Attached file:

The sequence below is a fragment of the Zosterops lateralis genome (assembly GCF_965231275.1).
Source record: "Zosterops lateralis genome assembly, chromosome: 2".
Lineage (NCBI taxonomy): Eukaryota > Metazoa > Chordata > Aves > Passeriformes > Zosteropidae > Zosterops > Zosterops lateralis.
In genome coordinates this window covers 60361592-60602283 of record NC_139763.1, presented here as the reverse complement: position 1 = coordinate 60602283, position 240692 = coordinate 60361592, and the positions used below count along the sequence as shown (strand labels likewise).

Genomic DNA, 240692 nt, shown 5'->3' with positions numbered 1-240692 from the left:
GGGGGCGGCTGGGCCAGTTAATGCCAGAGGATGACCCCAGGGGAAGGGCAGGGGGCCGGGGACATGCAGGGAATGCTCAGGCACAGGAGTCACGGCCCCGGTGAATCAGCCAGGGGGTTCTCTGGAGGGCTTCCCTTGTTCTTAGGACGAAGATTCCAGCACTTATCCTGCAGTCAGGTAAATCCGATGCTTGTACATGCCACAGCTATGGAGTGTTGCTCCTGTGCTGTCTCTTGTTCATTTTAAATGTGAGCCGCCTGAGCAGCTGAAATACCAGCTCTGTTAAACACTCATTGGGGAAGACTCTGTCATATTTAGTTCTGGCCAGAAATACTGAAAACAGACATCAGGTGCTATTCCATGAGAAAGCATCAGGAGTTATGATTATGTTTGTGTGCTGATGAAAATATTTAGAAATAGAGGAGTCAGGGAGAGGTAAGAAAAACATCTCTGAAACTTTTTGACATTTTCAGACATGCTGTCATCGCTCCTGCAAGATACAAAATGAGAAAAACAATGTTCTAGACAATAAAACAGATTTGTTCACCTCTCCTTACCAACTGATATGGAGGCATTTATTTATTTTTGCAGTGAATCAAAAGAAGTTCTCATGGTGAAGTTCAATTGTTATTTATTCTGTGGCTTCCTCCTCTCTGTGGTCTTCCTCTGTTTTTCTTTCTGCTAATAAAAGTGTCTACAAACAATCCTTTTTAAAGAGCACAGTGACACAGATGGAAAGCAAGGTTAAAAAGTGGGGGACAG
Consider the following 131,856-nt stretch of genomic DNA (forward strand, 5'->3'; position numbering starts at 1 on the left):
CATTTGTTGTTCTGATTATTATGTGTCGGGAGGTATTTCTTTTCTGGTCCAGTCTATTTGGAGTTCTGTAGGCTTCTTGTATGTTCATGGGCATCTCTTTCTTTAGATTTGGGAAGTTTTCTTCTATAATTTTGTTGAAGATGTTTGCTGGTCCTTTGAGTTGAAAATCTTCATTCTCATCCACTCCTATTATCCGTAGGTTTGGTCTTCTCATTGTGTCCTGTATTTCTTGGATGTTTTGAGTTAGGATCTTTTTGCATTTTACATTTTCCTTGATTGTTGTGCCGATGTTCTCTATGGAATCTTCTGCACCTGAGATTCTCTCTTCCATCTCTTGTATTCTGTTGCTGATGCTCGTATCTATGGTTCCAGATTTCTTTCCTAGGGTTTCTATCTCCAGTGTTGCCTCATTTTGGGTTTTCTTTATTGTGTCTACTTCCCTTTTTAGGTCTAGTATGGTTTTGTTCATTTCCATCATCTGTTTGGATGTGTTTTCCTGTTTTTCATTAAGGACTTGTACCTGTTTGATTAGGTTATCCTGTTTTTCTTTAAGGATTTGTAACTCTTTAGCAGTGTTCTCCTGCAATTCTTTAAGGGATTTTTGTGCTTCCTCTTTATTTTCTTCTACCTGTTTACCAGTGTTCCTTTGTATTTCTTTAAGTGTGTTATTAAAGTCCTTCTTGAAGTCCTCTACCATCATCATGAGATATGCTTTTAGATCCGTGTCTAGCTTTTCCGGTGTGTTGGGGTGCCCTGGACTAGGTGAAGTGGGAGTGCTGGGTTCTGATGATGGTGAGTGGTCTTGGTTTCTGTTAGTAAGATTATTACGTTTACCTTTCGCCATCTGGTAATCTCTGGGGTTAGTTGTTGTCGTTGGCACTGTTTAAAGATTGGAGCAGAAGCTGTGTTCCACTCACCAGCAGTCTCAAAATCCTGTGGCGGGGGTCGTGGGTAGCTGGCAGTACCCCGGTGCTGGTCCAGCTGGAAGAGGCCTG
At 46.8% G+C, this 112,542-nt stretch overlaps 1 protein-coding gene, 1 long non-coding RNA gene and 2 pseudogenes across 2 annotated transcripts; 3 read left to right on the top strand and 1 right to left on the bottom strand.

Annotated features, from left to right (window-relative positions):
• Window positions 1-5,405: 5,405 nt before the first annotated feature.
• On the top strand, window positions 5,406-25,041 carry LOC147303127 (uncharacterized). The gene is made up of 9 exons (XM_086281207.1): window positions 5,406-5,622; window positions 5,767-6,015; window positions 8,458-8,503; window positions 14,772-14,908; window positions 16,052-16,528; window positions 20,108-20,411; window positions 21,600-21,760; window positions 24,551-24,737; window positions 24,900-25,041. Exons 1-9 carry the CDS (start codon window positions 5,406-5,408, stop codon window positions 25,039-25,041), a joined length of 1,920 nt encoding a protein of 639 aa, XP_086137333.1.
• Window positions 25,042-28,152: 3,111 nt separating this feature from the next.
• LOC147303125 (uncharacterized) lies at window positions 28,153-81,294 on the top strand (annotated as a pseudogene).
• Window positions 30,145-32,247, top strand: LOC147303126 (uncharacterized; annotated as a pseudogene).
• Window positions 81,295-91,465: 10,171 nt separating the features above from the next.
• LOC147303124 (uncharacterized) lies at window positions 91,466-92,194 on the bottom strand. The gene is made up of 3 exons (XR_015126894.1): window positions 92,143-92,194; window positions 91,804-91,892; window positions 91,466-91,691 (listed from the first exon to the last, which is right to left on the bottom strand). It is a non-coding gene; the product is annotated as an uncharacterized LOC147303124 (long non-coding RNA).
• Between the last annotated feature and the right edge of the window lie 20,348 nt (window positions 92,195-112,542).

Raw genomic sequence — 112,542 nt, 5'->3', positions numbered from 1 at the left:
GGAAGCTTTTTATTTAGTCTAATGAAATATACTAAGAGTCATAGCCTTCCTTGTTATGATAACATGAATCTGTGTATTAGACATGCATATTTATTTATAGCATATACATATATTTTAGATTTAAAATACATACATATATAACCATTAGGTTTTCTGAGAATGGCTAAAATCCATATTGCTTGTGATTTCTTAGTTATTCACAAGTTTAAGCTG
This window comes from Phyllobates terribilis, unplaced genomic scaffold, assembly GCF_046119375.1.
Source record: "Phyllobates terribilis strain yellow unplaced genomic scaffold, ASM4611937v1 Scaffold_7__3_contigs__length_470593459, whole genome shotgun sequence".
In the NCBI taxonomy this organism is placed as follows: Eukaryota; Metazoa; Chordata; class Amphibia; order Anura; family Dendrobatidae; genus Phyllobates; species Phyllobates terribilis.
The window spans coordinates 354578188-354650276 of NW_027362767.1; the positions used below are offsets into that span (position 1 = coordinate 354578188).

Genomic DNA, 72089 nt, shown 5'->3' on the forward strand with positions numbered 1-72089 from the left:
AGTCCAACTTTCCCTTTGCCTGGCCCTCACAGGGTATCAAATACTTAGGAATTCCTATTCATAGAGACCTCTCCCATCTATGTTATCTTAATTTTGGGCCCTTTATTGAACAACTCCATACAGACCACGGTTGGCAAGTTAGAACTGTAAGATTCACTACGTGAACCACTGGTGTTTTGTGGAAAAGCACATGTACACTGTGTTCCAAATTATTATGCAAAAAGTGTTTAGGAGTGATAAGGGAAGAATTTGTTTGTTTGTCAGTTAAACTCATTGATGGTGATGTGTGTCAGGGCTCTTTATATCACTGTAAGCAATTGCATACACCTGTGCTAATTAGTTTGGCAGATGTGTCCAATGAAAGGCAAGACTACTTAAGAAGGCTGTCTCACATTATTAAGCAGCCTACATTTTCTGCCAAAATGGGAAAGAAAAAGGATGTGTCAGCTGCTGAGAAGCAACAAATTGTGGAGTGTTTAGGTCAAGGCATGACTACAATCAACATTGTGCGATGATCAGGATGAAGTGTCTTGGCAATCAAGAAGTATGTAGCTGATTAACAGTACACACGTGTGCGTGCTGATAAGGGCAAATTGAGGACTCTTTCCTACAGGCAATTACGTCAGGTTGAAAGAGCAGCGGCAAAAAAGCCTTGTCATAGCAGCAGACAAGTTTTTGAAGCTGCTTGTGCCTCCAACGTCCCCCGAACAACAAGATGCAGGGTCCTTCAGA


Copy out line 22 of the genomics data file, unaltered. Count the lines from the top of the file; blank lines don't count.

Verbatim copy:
Source record: "Phyllobates terribilis strain yellow unplaced genomic scaffold, ASM4611937v1 Scaffold_7__3_contigs__length_470593459, whole genome shotgun sequence".